UNIVERSITY PLACE, Wash. (AP) — Until Chambers Bay morphed from an everyday public course into championship conditions, Mike Davis didn’t know what to expect.
Davis, the U.S. Golf Association’s director of rules and competition and responsible for developing the setup used at the U.S. Open, had some preconceived ideas of how Chambers Bay would play during the U.S. Amateur that ended on Sunday.
And after a week of watching the best amateur golfers in the world try and solve the hard fairways and sloping greens of the links course, Davis came away excited for what awaits five years from now when Chambers Bay hosts the U.S. Open.
“It’s very fun to set it up,” Davis said.
Fun seemed to be the overwhelming word players and officials used to describe the way Chambers Bay played during the Amateur, won by Oklahoma State’s Peter Uihlein. Shot making was at a premium, as was imagination, taking away the idea of shooting right at pins or playing the hole exactly as it appeared.
Uihlein had a perfect example in Sunday’s final against David Chung. Knowing his downhill putt on the drivable par 4 12th hole had no chance of stopping near the hole, Uihlein rolled his putt past the hole, up a slope and watched it inch back toward the cup, settling just a couple of feet away.
“You can’t really get close to the flags by hitting them at the flag. You’ve got to use the slopes and be creative,” Uihlein said. “You’ve got to hit every shot with a certain spin and height. You’ve really got to control your ball.”
Chambers Bay was awarded the Amateur and the 2015 Open within a year of the course first opening. It’s unique fescue grass, large footprint and setting on the shores of Puget Sound was the setting the USGA had been hoping to find to finally bring it’s national championship to the Pacific Northwest for the first time.
That meant the Amateur was a dress rehearsal for five years from now. The discoveries last week were plentiful.
For example, Davis learned that even with hard, brown fairways and greens, the grass at Chambers still needed sufficient water. During the stroke play portion of the Amateur, the firmness of the golf course got out of hand, Davis said.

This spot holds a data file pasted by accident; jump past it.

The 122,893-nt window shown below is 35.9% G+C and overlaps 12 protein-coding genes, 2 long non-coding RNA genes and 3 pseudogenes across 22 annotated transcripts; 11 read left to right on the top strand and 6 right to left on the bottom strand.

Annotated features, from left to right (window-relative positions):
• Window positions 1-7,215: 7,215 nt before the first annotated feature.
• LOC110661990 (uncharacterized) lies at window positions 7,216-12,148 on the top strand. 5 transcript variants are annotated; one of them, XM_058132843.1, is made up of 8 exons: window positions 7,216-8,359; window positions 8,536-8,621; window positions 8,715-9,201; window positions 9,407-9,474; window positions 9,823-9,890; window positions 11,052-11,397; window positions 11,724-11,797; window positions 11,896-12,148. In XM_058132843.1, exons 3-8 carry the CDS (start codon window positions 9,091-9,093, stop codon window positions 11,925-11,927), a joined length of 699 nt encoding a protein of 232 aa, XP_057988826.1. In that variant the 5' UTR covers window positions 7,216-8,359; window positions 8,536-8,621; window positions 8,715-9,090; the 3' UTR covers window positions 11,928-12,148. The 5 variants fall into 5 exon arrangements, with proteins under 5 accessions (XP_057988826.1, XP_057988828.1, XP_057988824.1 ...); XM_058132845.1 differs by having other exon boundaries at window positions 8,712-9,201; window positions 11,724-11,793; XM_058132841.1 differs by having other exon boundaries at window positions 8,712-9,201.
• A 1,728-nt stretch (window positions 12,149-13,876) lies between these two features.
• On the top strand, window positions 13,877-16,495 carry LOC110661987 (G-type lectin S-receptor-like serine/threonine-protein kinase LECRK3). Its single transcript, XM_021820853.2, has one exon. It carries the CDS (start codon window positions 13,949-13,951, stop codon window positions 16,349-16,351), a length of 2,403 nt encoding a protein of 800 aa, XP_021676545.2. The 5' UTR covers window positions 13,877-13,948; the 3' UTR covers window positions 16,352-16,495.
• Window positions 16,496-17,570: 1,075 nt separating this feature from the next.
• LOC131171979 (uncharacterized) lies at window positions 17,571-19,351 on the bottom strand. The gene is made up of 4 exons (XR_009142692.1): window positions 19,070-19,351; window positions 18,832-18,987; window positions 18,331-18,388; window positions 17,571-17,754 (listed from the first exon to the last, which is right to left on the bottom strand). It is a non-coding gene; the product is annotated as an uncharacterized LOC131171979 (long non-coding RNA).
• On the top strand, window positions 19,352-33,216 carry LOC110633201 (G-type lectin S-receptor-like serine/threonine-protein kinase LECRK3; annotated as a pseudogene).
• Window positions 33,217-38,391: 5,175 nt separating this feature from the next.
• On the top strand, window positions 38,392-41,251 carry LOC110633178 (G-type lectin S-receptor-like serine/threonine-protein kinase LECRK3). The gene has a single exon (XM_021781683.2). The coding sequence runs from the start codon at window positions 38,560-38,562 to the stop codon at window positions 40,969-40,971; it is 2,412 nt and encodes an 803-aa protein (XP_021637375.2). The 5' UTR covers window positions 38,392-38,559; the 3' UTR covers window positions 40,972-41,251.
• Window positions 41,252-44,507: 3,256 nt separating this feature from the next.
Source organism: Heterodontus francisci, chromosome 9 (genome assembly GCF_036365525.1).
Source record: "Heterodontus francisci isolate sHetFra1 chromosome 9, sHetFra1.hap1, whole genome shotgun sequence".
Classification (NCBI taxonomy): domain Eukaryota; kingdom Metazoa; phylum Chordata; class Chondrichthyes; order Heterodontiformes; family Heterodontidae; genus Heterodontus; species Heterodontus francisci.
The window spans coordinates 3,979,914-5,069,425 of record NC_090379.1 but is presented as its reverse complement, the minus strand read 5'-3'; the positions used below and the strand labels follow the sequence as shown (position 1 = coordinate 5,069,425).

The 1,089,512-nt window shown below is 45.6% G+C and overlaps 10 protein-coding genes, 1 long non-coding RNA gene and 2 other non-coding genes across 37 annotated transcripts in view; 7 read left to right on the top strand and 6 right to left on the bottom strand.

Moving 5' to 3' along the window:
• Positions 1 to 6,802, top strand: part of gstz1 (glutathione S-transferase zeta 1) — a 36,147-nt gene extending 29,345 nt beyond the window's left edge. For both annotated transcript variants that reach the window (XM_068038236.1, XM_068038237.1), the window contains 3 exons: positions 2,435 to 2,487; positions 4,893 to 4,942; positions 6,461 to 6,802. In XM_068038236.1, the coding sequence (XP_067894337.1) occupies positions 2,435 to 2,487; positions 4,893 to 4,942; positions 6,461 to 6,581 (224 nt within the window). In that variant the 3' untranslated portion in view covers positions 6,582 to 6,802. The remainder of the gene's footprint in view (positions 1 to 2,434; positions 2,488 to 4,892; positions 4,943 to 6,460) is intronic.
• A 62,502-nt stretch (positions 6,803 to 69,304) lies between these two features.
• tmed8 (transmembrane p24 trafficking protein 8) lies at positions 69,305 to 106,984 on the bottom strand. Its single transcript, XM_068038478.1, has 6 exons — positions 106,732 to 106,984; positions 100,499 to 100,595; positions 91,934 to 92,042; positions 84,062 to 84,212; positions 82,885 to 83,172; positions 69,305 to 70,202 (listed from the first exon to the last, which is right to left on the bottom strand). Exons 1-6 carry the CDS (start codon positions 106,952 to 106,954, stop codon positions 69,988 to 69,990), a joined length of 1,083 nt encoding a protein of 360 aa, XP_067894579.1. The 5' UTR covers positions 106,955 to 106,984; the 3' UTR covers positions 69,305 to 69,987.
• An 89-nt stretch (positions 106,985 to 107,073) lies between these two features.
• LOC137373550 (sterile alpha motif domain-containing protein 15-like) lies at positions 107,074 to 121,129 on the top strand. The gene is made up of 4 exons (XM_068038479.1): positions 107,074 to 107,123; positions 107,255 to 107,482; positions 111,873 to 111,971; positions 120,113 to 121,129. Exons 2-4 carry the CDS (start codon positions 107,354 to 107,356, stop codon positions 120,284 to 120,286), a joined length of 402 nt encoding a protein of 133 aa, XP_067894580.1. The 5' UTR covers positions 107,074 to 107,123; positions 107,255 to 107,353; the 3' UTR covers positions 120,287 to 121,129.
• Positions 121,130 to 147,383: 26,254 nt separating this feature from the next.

The discovery: because of its sandy base, the golf course needed adequate water six, 12, 18 inches below the surface to maintain a level of fairness for players.
“There were some things that we did anticipate we thought might work really well. We had some questions about some things and there were some things that being very candid, we never had an idea, nor did the architects or any of the Chambers Bay people,” Davis said.
Davis said there will be plenty of adjustments to the golf course by the time it’s next in tournament conditions five years from now. Some fairways will be narrowed, others will be widened, and even others will be moved one direction or another. One major benefit for the USGA staff was seeing various weather conditions during the week and seeing winds blowing from three different directions.
Outside the ropes, there are issues with spectator transportation, crowd flow and fans climbing on the steep and slippery dunes around the course to be addressed.
“I think we’ll spend the next few years trying to get that right because this was a dry run,” said the USGA’s Tom O’Toole. “That’s why we came here. … A lot of notes this week (and) it will really help us in preparation for ’15.”